It’s not easy to get reliable stats on the darknet economy, but when a $600 million site goes down, entrepreneurs see this as a ton of existing consumers looking for an alternative marketplace.
While this probably falls into the “I’m-smarter-than-the-other-guy” theory of counterintuitive entrepreneurship, every public failure of darknet markets will inspire hundreds if not thousands of freethinking opportunists.
Public court documents are nothing short of a how-to-manual for entering the darknet business arena.
Internet security firm, Trend Micro, foresees “the rise of new, completely decentralized marketplaces” that rely on Bitcoin’s blockchain technology. They predict this technology will be used “to implement full-blown marketplaces without a single point of failure”, guaranteeing trust and safe transactions.
7.) Private delivery services will crop up to insure untraceable, secure, and anonymous delivery
Think in terms of a silent and anonymous flying-driving drone that appears invisible to street-cams, radar, and infrared scanners and logs no record of its pickup and delivery points.
This is a machine that no one controls, other than to insure it’s operational, perform routine maintenance, and collect the money in the form of Bitcoin that is paid for every time it’s used.
In a few years, I can imagine a small fleet of these vehicles in every major city, never parking in the same place, with mobile maintenance units meeting vehicles in random locations to perform standard upkeep.
8.) A uniquely-crafted avatar will soon emerge as the first celebrity face and voice of the darknet
Having a celebrity avatar as the “face of the darknet” is a natural evolution of the darknet going mainstream.
While Edward Snowden, Julian Assange, and Chelsea Manning have become some of the more visible personalities for whistleblower activity, there are many more who are passionate about righting the world’s wrongs that are wishing to stay far more anonymous.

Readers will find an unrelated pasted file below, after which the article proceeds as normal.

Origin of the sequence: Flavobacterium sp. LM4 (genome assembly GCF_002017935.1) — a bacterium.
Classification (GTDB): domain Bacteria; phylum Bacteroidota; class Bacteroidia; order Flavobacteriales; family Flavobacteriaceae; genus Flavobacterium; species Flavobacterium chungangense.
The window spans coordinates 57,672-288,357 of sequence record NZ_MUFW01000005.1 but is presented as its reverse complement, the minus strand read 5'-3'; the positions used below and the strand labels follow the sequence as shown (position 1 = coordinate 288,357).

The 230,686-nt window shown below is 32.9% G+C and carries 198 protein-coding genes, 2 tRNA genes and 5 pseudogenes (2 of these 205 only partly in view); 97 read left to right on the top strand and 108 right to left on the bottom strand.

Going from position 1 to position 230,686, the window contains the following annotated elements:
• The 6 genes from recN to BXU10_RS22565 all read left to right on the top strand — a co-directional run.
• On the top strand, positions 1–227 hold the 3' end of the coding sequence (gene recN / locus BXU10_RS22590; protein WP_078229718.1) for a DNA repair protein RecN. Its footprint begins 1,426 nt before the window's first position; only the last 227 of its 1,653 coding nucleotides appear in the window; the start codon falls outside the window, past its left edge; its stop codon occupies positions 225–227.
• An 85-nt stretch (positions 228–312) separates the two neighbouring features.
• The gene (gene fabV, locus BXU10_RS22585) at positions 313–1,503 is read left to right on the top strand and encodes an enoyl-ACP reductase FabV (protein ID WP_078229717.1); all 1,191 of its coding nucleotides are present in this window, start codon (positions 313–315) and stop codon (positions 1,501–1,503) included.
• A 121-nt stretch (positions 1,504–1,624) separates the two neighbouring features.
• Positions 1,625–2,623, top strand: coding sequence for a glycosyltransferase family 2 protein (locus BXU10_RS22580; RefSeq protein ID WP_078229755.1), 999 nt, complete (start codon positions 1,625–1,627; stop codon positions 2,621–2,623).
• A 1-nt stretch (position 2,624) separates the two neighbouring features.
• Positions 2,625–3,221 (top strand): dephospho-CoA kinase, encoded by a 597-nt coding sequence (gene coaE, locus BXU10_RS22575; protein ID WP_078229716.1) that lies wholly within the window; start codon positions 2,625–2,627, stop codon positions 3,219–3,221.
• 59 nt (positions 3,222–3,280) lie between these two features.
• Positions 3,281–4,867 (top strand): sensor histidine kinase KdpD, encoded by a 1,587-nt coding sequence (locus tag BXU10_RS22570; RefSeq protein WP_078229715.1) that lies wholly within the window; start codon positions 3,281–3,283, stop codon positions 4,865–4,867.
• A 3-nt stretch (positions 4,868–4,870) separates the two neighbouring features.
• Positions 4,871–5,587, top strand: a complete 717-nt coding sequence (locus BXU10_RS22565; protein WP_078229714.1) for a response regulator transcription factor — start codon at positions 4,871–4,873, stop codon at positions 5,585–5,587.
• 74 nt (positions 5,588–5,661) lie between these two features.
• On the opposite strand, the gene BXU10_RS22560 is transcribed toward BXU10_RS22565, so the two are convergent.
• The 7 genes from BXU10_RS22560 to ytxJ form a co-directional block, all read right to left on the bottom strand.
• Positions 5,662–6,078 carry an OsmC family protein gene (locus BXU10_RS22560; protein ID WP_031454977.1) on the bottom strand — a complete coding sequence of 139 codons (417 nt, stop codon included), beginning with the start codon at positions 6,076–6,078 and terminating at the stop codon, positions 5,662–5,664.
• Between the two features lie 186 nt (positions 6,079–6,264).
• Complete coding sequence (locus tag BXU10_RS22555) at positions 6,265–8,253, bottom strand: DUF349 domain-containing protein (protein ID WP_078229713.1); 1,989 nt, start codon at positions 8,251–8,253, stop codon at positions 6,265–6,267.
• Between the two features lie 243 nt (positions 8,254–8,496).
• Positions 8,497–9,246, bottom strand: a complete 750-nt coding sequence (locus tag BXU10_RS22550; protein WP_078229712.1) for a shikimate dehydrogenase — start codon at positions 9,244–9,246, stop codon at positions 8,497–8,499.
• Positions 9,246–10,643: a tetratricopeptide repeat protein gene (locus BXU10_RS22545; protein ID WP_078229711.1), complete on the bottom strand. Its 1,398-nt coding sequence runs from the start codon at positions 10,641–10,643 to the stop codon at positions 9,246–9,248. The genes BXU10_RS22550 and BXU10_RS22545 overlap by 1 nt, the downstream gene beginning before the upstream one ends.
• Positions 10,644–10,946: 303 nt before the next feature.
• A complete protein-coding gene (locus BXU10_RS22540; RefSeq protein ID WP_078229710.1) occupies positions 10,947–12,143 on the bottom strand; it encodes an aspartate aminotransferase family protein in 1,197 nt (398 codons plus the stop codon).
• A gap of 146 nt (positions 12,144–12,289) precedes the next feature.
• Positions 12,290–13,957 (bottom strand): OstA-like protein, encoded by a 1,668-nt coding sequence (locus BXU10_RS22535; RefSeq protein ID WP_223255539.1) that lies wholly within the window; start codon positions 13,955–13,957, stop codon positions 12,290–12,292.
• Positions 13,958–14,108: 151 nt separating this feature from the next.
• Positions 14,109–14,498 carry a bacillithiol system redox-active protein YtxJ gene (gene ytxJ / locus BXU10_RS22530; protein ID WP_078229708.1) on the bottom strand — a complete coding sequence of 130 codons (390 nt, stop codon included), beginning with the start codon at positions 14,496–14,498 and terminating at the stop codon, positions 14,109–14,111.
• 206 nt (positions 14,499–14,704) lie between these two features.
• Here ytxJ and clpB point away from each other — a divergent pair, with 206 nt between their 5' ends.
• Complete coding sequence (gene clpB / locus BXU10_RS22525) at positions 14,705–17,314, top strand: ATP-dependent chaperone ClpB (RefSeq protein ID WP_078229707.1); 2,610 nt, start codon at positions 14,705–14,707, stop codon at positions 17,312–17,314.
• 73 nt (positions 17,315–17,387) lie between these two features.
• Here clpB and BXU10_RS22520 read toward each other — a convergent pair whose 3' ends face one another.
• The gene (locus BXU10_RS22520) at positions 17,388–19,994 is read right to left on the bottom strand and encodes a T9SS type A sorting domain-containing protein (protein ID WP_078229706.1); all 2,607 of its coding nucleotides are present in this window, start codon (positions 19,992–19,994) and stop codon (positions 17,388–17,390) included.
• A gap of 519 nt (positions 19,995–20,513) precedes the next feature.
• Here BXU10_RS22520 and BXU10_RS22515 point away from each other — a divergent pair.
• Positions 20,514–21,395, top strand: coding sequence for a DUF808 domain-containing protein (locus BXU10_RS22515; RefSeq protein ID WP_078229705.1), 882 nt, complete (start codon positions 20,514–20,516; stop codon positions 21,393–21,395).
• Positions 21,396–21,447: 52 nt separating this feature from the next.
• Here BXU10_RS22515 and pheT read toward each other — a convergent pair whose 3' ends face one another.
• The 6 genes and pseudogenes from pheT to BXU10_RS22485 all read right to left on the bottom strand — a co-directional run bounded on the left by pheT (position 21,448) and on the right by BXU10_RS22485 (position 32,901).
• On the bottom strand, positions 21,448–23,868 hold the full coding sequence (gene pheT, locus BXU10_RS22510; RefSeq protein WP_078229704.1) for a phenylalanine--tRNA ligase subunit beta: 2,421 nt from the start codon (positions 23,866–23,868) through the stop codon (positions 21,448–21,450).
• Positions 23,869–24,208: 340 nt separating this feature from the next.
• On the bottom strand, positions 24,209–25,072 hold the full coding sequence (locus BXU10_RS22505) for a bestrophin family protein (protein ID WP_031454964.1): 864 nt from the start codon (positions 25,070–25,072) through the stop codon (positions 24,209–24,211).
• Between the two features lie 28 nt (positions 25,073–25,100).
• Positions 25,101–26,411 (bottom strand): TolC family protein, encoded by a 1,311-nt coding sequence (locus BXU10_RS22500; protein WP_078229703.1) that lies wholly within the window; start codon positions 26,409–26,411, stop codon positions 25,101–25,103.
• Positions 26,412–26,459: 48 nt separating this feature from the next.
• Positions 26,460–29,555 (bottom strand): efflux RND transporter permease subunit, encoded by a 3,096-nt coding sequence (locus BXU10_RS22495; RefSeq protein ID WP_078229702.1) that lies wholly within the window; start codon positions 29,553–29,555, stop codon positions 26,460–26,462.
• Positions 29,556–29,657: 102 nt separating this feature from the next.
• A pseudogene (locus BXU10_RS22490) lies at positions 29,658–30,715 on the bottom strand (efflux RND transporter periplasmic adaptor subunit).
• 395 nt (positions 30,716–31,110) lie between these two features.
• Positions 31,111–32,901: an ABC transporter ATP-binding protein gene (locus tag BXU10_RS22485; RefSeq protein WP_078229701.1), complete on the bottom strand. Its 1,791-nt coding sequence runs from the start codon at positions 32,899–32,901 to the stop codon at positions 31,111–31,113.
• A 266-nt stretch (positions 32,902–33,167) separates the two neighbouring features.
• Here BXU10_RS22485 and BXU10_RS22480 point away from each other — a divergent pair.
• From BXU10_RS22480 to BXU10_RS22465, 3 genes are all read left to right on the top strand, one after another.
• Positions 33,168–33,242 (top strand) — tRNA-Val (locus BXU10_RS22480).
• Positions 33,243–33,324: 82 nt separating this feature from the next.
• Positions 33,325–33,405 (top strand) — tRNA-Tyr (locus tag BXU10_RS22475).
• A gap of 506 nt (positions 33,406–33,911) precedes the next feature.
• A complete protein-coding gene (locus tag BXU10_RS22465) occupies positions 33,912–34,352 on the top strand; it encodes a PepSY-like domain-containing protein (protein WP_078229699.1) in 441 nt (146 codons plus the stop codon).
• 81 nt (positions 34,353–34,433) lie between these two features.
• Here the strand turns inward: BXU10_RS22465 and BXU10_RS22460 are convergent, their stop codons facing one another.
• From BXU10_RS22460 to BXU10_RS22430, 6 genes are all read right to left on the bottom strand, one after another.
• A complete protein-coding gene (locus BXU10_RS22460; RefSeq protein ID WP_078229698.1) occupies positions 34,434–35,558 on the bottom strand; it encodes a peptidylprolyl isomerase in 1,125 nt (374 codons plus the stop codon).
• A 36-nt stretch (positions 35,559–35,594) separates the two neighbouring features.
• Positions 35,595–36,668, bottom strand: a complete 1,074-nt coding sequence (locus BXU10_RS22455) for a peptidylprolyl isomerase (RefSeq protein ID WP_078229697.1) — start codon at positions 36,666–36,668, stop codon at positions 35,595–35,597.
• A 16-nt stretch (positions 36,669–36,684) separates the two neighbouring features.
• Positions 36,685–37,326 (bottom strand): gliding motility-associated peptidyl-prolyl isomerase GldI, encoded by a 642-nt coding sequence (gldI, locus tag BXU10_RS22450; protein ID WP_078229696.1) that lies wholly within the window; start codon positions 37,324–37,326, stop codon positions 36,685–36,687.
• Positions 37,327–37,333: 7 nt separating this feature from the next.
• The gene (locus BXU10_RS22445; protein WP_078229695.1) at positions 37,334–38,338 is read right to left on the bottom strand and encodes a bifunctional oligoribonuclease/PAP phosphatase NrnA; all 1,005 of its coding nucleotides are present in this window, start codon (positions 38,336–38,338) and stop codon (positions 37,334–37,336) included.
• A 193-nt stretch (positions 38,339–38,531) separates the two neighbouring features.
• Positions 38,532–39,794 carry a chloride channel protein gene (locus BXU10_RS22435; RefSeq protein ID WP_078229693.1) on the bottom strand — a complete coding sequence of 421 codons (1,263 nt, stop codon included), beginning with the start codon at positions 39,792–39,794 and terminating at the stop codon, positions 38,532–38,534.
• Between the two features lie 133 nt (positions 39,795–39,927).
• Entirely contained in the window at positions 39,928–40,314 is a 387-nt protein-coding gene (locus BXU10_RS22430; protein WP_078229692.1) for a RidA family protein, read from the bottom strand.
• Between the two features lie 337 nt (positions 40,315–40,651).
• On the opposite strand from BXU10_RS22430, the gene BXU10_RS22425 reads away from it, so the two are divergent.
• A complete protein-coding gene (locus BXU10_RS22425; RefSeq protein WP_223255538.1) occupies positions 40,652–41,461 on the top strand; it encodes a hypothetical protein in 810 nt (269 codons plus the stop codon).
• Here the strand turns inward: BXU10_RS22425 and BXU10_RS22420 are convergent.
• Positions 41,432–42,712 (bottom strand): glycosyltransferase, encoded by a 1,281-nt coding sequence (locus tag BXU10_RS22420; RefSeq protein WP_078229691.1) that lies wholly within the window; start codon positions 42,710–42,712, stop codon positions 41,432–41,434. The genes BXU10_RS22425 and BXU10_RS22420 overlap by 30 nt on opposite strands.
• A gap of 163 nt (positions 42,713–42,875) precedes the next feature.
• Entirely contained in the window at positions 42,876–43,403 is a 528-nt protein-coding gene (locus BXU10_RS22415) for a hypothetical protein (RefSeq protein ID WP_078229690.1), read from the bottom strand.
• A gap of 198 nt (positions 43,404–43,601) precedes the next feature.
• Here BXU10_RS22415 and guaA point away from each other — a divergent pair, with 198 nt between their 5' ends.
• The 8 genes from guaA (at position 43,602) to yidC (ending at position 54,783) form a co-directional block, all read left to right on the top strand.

The first celebrity avatar will likely be a college team testing the limits of their darknet prowess, but will evolve quickly under the media spotlight.
9.) The darknet will invent its own justice system
When something goes wrong on the darknet, there are no police, court systems, judges, or lawyers to talk to. For this reason, a number of darknet “fixer” sites will spring up to manage the failures in a way that can only be described as darknet justice.
Second Life and many other virtual world sites lost tons of prospective users because they weren’t able to resolve consumer conflicts.
While darknet justice may not be a “systems approach” to resolving conflict, it could evolve into a more procedural system that everyone buys into.
Much like our right to bear arms, the same freedom that gives us the right to own guns and protect ourselves, puts guns into the hands of evil-doers and some of these guns can be used against us.
Yes, there’s a downside to every new technology.
The same darknet that can be used by whistleblowers, political dissidents, and freedom of speech advocates can also be used for nefarious activities by trolls, anarchists, perverts, and drug dealers.
In 1990 the National Society for the Prevention of Cruelty to Children estimated that only 7,000 images of child pornography were in circulation, making it a low priority issue. However, by 2009 with the aid of a high speed Internet, the U.S. Justice Department recorded 20 million unique computer IP addresses actively sharing child pornography files.
At the same time, political activists are mapping out ways to use the darknet and Bitcoin to topple corrupt governments.
When it comes to the darknet, does the good outweigh the bad? Is this a debate that will ever go away?
I’d love to hear about your experience on the darknet. Are you a proficient user or new at it, and what has been your experience?